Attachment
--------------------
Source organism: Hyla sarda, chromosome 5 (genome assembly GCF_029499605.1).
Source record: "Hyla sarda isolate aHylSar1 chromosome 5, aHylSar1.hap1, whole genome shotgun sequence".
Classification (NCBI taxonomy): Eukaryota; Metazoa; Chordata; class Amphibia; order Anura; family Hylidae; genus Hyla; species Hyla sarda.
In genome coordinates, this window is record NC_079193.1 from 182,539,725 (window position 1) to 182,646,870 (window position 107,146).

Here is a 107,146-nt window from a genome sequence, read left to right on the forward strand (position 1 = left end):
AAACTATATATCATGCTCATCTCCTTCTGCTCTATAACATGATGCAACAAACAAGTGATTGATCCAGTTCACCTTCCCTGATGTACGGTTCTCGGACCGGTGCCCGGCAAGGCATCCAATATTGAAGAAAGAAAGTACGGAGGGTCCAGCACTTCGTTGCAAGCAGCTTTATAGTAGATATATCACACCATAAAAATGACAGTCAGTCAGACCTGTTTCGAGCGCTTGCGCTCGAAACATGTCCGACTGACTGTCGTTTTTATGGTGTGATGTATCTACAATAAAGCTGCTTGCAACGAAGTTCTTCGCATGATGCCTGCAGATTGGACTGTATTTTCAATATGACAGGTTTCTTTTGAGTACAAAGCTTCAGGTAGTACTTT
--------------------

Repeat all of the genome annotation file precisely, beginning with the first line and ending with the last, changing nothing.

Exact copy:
Source organism: Hyla sarda, chromosome 5 (genome assembly GCF_029499605.1).
Source record: "Hyla sarda isolate aHylSar1 chromosome 5, aHylSar1.hap1, whole genome shotgun sequence".
Classification (NCBI taxonomy): Eukaryota; Metazoa; Chordata; class Amphibia; order Anura; family Hylidae; genus Hyla; species Hyla sarda.
In genome coordinates, this window is record NC_079193.1 from 182,539,725 (window position 1) to 182,646,870 (window position 107,146).

Here is a 107,146-nt window from a genome sequence, read left to right on the forward strand (position 1 = left end):
AAACTATATATCATGCTCATCTCCTTCTGCTCTATAACATGATGCAACAAACAAGTGATTGATCCAGTTCACCTTCCCTGATGTACGGTTCTCGGACCGGTGCCCGGCAAGGCATCCAATATTGAAGAAAGAAAGTACGGAGGGTCCAGCACTTCGTTGCAAGCAGCTTTATAGTAGATATATCACACCATAAAAATGACAGTCAGTCAGACCTGTTTCGAGCGCTTGCGCTCGAAACATGTCCGACTGACTGTCGTTTTTATGGTGTGATGTATCTACAATAAAGCTGCTTGCAACGAAGTTCTTCGCATGATGCCTGCAGATTGGACTGTATTTTCAATATGACAGGTTTCTTTTGAGTACAAAGCTTCAGGTAGTACTTT